even a zero length text string, close parenthesis, comma. And in the logical test
we have an alternative. It does not have to
run VLOOKUP every time. What it’s going to do is
it’s going to run this. If it is empty, then we
come to value of true, and put our syntax to show
nothing, double quote, double quote. Otherwise, if the
ISBLANK function comes out false that means
there’s something in the cell. Then it runs VLOOKUP. The beauty of this
for spreadsheets that have slow calculation time
is it’s only checking this. And if it comes out
true, that’s all it does is dump
that into the cell. It never gets to
calculate in the VLOOKUP. So that is a useful alternative. Control enter, double-click
and send it down. And by the way,
those kind of details are over in the PDF notes if you
download those, and read them. All right. So now we have what we can
come over here and test. I’m going to say Quad,
and instantly it shows up. And we’re going to
buy 10 of these. Now we need to
calculate our total. We’re never going to have
extraneous decimals when we are multiplying price times units. So we’re not going to
use the round function. I’m simply going to
enter this multiplication of two cells, Control
Enter, and copy it down. Now notice what
happens, a value error. Hey, we got N/A over here. Why are we getting value? Because, guess what. This formula delivered a 0
length text string to the cell. This cell right
here truly is empty. And any time a formula
has an empty cell which evaluates to 0, which
is a number, times some text, even if it’s a zero length text
string, you get a value error. So in this case, we’re going
to do exactly the same thing. Now watch this. I’m going to cheat. I’m going to copy this whole
little thing right here, Control C in edit mode, escape. Now I come over, here F2. And right at the beginning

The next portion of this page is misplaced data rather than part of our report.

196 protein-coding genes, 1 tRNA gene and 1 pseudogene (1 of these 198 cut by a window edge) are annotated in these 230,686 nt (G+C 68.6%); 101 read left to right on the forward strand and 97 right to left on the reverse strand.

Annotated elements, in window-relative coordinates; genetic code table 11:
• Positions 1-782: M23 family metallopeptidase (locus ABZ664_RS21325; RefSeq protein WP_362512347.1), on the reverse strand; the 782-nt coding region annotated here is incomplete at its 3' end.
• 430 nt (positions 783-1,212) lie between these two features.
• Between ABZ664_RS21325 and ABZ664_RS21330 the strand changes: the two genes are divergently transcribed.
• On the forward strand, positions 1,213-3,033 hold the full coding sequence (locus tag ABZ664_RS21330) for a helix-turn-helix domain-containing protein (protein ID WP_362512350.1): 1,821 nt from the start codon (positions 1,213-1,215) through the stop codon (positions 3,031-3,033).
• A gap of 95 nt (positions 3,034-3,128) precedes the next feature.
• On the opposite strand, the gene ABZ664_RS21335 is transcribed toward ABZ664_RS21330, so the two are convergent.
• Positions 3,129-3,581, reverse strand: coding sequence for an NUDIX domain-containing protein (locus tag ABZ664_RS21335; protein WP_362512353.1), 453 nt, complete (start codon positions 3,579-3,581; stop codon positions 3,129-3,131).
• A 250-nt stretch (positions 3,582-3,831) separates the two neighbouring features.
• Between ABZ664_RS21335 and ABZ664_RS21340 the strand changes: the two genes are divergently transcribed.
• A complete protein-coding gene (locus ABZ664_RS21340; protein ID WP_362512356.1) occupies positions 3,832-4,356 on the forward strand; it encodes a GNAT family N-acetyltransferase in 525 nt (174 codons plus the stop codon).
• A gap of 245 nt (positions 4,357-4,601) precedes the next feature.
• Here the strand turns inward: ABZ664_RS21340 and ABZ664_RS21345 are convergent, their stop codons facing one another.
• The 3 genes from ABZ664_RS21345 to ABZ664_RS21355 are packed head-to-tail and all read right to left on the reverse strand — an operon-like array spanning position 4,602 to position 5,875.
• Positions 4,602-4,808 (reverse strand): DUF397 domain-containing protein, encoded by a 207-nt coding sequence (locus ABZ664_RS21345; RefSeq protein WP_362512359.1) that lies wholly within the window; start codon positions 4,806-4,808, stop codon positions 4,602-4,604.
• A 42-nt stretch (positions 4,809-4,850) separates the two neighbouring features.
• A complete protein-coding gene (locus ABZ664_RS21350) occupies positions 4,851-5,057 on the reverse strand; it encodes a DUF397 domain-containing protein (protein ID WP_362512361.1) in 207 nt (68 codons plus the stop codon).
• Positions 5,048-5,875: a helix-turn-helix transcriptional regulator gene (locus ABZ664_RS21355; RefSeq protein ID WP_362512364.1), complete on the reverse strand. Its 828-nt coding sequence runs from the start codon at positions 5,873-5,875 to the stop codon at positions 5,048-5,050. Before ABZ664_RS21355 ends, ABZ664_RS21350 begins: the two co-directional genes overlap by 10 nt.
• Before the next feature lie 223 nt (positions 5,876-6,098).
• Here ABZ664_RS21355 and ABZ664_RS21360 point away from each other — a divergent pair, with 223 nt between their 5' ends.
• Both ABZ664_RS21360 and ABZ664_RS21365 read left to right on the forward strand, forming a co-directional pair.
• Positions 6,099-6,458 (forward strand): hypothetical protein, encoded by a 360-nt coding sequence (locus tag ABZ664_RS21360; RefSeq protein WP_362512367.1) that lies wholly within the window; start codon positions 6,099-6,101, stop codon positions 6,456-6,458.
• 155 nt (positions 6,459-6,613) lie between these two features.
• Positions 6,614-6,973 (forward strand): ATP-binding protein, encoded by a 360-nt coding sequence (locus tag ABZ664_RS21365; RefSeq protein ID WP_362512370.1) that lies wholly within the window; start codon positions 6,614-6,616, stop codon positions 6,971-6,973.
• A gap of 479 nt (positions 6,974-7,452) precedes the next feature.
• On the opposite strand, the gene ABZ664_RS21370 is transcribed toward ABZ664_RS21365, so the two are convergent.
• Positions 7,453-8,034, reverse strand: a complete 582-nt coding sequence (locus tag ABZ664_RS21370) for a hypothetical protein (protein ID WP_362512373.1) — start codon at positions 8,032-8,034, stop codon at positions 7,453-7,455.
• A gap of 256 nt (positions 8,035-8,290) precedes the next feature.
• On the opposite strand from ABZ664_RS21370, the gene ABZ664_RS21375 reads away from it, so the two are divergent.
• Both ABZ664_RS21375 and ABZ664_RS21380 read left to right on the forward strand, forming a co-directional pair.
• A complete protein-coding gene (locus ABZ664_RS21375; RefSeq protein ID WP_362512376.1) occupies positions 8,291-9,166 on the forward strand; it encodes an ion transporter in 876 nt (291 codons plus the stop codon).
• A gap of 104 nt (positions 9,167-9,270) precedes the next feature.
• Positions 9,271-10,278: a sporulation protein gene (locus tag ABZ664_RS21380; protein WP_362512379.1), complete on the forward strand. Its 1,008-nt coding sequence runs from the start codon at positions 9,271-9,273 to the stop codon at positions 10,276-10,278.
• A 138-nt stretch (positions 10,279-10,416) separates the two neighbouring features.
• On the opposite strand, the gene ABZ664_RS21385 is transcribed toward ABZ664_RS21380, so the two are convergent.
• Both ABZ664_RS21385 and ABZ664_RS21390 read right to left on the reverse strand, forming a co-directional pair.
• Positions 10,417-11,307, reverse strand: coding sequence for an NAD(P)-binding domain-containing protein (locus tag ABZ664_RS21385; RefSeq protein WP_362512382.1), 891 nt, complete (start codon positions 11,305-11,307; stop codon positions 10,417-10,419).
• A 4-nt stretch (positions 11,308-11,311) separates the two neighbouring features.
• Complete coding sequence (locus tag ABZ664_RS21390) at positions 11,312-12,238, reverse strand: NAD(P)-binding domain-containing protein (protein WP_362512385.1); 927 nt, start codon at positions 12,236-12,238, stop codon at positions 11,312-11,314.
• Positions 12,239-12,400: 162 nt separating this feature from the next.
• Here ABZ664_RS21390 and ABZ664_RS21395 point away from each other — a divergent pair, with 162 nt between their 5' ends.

after the equal sign, I’m going to
Control V. I’m going to run the same test, close
parentheses, Control Enter. And I’m going to copy it down. I’m not going to double-click,
because we have total there. So there we have our
invoice solution. We did data validation
dropdown list, we did VLOOKUP exact
match with IF and ISBLANK, and we even had a
multiplying formula. Let’s go look at
our second example. Now we just did
vertical lookup, and we do want to take a moment to
talk about horizontal lookup and the HLOOKUP. The H means horizontal. Now, most tables are
not set up this way. But occasionally
you’ll find a table where the lookup value is
in the first row instead of the first column. So in this case, we want to
look up Gigi, and find her phone number. So I’m going to use H, L, tab. Same exact arguments, well
almost, as the VLOOKUP. Our lookup value, I’m looking
up Gigi, comma, table array. Well, it looks like
the same argument. But when I highlight
this, the HLOOKUP will try and find Gigi
in the first row, comma. And instead of column index
number, it’s a row index. So we have to count. 1, 2, 3, 4, 5. The phone number is in
the fifth row, comma, and I’m doing 0 for exact match. So that is the
rarely used HLOOKUP. If I change this to